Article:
Delta PPC candidate Angelina Ireland. (Photo submitted)

People’s Party candidate calls for ‘parental bill of rights’ following B.C. transgender child case

Delta hopeful’s federal election pledge prompted by court decision in case of transgender 14-year-old

A federal candidate in a Lower Mainland riding is pledging to help create a “parental bill of rights” if elected in October.

Angelina Ireland, running for the People’s Party of Canada in Delta, is fighting what she calls a “dangerous precedent” set by a court ruling last April that banned a man from speaking out about his transgender son.

“It is clear that interference of the state and its agents — which include the courts, the schools, and hospitals — is eroding parental authority,” Ireland said in a recent news release. “Parents are now at the mercy of every agenda-driven school counselor, sympathetic psychologist, and activist judge.”

The 14-year-old son, identified as A.B. in court documents, had been seeking the right to receive hormone therapy.

He had asked the court to prevent his father, identified as C.D., from giving interviews or speaking to social media groups about his case.

A judge granted him a protection order that restrains his father from attempting to persuade him to abandon hormone therapy, from addressing him by his birth name, and from referring to him as a girl or with female pronouns. He is also banned from publicly sharing information about A.B.’s sex, gender identity, sexual orientation, or medical status.

A.B.’s mother supports his decision to receive hormone therapy, but his father objects, and the treatment was delayed for several months until a judge ruled earlier this year that it should go forward, for the teen’s mental health and well-being.

READ MORE: Langley Anti-SOGI activist slams ban on dad speaking out about transgender son’s case

Ireland said she has been personally involved with the case from the beginning, working alongside the father and advocating on his behalf to retain pro bono legal representation, as well as connecting him with resources to raise both money and awareness.

She said she wants the federal government to intercede so that parents can raise their children “without undue interference by the state or its agents.

“It is time that Canada took that pledge seriously and protected a parent’s fundamental right to direct the upbringing and education of their children,” she said.

“To that end, we need to create a parental bill of rights. If elected, I will work alongside my colleagues to strengthen parental rights legislation. In a free society, the most cherished and sacred relationship is that between parents and their children.”

— with files from Matthew Claxton

SEE ALSO: B.C. transgender boy’s court case draws intense interest



editor@northdeltareporter.com

Like us on Facebook and follow us on Twitter

Just Posted

Port Hardy council to apply for poverty reduction program grant funding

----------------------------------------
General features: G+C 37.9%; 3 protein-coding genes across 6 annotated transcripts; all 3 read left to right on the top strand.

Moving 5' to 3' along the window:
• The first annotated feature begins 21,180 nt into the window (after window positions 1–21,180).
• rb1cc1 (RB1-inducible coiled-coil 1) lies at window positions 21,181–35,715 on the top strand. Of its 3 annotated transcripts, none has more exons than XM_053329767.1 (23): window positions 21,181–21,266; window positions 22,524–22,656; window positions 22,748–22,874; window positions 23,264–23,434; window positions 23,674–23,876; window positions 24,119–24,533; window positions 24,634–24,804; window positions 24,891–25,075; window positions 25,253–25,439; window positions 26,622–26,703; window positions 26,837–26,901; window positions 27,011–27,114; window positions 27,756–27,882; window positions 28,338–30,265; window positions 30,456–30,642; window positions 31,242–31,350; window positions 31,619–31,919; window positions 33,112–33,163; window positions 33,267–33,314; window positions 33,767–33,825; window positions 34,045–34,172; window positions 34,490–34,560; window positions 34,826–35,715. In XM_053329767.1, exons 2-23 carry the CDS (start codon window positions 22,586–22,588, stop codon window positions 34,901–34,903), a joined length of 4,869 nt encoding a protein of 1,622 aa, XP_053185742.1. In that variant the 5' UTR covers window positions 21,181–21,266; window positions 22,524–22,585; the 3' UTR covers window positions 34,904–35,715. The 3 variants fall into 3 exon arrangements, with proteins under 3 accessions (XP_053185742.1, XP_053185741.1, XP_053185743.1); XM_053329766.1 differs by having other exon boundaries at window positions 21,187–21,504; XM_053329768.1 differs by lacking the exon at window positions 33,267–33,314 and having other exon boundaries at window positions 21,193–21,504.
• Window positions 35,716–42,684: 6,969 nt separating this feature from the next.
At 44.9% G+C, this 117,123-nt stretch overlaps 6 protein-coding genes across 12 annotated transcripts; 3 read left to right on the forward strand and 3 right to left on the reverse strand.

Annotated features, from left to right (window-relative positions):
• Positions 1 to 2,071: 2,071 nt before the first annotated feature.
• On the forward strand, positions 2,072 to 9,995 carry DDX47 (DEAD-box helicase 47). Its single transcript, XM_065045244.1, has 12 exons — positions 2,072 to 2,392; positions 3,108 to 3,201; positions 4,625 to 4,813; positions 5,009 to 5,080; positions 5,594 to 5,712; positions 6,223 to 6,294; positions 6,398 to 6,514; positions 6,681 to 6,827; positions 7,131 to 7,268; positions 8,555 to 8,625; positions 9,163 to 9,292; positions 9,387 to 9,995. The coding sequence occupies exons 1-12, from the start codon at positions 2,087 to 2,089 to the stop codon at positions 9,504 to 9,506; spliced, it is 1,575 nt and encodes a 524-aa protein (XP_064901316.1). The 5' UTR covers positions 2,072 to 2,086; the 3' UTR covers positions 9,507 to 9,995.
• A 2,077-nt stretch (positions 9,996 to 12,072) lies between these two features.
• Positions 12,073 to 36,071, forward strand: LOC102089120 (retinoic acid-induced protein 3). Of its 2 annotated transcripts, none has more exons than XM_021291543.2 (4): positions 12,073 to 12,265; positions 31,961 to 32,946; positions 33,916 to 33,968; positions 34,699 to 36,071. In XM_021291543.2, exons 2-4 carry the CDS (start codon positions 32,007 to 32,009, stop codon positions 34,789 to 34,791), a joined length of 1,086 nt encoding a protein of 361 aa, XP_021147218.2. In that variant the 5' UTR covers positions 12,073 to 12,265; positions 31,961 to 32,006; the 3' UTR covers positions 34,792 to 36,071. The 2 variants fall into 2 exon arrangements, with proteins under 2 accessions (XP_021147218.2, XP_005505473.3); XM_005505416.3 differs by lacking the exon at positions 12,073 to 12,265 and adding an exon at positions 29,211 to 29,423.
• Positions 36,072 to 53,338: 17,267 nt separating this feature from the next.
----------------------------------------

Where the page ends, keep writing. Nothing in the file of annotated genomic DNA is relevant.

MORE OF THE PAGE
How should the District of Port Hardy deal with the issue of poverty?

North Island Bantam Eagles rebound from first loss with two big wins at home

The Eagles took down the top ranked Tier 1 Comox Valley Chiefs 5-3 on Sunday at the Chilton Arena.

Salvation Army’s kettle campaign kicks off Nov. 21 in the North Island

The Salvation Army still needs more volunteers to help make the campaign easier to run.

The Wardens play the Gate House Theatre in Port McNeill

The evening was not only a night of music, but also of storytelling.

LETTER: Woss helps out in time of need

“I just wanted to acknowledge the wonderful people we met in Woss”

Bye bye Bei Bei: Giant panda born in U.S. zoo heads to China

Panda heads back to China as part of cooperative breeding program

B.C. to advocate for frustrated, confused, unhappy cellphone users, says premier

Maple Ridge New Democrat Bob D’Eith to advocate for more affordable and transparent cellphone options

B.C. man who killed Belgian tourist near Boston Bar gets life in prison, no parole until 2042

Sean McKenzie pleaded guilty to second-degree murder of 28-year-old Amelie Christelle Sakkalis

Salvation Army kettle campaign targets $200,000 for Island residents in need

Goal is to raise $250,000 this year for Vancouver Island residents needing support

‘Very disrespectful’: B.C. first responder irked by motorists recording collisions on cellphones

Central Cariboo Search and Rescue deputy chief challenges motorists to break the habit

Daily cannabis linked to reduction in opioid use: B.C. researchers

Researchers looked at a group of 1,152 people in Vancouver who reported substance use and chronic pain

Port Alberni rallies for mill workers

Fundraisers helping ease the sting of five months without work

Island student lobbies school board for dress code consistency

Jaylene Kuo contacted school trustees after seeing dress guidelines at brother’s school

Most Read